Canada is falling short on addressing wage equality

Posted on December 19, 2018 in Equality Delivery System – Opinion/Editorials
Dec. 18, 2018.   By

Fiftieth. That’s the lowly ranking of Canada out of 149 countries when it comes to wage equality for similar work, according to the World Economic Forum’s Global Gender Gap Report for 2018.

Yes, this country came in behind economies as varied as the United States, Germany, Thailand, Uganda and Ukraine on one of the forum’s key evaluations of the economic, educational, health and political disparities that women experience.

It’s not because political leaders don’t know how to close the wage gap, which has women in Canada earning 31 per cent less than men annually. The solutions have been well-documented in countless studies over the decades.

It’s because they don’t have the political will, even in Ottawa where a supposedly feminist government holds power.

The key to closing the gap boils down to wage transparency and, basically, creating two programs: affordable, accessible child care and generous parental leave policies for men and women. Changing the view that unpaid work is primarily the responsibility of women helps, too.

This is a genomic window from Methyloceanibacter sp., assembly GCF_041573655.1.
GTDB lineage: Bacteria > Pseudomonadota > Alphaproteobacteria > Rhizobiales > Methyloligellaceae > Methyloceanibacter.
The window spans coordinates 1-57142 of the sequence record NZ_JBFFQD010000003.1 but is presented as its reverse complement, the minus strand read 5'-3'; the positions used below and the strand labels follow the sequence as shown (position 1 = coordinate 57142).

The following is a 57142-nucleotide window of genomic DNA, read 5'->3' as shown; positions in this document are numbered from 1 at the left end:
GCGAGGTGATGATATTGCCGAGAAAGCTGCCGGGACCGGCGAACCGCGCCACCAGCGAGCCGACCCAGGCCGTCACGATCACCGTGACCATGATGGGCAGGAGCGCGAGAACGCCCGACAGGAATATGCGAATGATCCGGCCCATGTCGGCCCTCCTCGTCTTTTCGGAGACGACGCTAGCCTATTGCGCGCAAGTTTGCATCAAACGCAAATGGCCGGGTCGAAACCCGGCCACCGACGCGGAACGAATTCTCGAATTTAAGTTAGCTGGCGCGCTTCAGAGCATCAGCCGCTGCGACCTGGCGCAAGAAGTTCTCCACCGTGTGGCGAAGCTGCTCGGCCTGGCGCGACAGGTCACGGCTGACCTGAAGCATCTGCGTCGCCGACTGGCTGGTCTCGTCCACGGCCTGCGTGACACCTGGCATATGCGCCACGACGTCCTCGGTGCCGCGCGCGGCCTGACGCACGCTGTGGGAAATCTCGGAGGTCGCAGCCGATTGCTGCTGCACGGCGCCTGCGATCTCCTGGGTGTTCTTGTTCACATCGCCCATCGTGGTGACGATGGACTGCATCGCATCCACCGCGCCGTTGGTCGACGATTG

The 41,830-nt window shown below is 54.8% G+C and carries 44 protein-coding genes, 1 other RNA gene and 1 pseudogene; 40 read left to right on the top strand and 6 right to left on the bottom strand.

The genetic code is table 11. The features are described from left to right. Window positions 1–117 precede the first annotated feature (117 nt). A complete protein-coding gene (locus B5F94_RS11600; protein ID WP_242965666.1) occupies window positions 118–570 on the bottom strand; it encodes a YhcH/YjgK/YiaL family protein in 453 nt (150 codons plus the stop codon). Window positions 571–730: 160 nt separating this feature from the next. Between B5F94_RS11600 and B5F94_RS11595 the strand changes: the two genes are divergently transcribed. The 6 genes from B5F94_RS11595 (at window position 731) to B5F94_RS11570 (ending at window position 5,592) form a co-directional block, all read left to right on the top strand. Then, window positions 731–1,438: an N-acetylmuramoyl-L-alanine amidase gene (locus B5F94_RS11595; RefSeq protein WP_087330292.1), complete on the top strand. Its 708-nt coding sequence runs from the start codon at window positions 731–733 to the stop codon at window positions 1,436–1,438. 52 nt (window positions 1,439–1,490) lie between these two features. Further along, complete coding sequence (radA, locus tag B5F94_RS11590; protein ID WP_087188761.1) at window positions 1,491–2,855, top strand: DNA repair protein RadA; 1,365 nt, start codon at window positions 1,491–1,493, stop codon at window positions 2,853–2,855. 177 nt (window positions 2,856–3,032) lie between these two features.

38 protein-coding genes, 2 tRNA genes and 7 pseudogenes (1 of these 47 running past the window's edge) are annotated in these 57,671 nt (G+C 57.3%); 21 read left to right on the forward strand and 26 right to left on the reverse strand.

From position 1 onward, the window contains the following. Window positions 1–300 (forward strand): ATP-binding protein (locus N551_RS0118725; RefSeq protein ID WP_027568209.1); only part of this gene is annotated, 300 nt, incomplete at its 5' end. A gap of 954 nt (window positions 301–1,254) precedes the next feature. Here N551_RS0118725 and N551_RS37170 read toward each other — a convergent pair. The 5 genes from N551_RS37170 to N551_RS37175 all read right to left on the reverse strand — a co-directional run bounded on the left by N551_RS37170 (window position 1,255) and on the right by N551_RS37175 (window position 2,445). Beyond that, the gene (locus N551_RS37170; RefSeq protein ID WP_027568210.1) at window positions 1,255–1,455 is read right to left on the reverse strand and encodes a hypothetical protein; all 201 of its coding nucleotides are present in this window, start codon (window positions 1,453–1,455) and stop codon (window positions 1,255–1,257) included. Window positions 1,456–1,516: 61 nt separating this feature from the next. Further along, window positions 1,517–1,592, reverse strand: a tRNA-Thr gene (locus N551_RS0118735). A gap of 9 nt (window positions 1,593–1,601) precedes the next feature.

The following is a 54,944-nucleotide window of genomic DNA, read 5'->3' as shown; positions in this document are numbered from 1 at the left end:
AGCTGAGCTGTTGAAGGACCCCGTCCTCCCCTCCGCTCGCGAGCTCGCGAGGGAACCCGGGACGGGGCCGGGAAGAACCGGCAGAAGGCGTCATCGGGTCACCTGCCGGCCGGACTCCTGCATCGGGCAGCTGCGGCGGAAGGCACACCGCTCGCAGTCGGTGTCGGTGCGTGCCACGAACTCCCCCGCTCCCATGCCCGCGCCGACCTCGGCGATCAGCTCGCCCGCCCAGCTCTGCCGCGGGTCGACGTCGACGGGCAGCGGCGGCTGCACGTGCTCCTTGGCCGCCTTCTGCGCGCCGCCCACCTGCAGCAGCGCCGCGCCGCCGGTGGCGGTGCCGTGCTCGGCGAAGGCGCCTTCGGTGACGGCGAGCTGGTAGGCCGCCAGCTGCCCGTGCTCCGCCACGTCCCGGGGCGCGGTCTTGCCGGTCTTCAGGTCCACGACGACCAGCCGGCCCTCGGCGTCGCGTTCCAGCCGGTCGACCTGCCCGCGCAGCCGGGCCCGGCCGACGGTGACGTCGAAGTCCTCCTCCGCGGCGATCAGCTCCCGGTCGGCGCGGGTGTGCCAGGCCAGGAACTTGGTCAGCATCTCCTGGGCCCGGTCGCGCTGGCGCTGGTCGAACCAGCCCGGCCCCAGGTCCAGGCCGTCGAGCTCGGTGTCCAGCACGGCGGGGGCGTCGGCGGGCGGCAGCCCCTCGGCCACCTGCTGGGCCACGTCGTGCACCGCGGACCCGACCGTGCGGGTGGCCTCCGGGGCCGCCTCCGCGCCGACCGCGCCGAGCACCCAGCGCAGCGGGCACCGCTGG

These are not pie-in-the-sky theories. These programs have been proven to work in Nordic countries like Iceland, Norway, Sweden and Finland, which consistently rank high on all the forum’s gender gap measurements, including for wage equality.

But Canadian politicians continue to ignore the importance of implementing programs that would get women back into the workforce, boost family incomes, reduce child poverty — and shrink the wage gap.

In Ontario, it is even worse. Premier Doug Ford’s government is actually sabotaging efforts under the Liberals to close the gap, by stalling the implementation of legislation aimed at increasing wage transparency in the province.

Instead of seeing it as a boon for women and the economy, the PC government sees it as a “challenge” for businesses.

Talk about backward thinking. As the forum report warned: “The economies that will succeed in the Fourth Industrial Revolution will be those that are best able to harness all their available talent.”

So far, Canada is falling far short on that front. And that’s not good for women — or men.

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